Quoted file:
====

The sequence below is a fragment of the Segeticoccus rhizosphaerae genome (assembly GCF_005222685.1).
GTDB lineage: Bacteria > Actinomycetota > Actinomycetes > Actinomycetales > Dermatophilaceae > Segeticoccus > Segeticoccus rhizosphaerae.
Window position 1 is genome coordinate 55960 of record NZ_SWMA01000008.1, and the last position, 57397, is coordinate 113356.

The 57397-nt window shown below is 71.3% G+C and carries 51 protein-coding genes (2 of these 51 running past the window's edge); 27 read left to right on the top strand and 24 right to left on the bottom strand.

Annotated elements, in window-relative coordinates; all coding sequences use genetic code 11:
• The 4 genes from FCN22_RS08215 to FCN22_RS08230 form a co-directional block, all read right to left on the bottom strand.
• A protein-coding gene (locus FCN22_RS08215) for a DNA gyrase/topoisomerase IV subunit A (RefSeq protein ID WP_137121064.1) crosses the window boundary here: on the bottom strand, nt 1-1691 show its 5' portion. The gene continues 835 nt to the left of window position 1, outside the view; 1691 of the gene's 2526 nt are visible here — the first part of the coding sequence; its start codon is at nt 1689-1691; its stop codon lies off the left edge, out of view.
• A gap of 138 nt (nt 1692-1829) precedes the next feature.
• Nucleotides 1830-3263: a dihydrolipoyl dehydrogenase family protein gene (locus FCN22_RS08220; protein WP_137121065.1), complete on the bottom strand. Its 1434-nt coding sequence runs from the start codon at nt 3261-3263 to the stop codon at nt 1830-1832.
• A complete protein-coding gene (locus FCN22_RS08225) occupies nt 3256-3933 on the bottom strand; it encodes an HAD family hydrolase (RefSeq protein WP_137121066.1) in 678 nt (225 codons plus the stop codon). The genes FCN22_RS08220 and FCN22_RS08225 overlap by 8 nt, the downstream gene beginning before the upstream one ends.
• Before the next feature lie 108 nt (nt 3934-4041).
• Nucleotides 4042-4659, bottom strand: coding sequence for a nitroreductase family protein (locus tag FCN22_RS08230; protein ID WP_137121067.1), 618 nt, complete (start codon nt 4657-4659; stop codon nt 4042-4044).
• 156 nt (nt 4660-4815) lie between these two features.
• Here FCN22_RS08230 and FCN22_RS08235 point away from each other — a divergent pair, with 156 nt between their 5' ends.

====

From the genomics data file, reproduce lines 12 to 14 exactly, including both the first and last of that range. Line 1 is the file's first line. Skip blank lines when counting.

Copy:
• Nucleotides 4042-4659, bottom strand: coding sequence for a nitroreductase family protein (locus tag FCN22_RS08230; protein ID WP_137121067.1), 618 nt, complete (start codon nt 4657-4659; stop codon nt 4042-4044).
• 156 nt (nt 4660-4815) lie between these two features.
• Here FCN22_RS08230 and FCN22_RS08235 point away from each other — a divergent pair, with 156 nt between their 5' ends.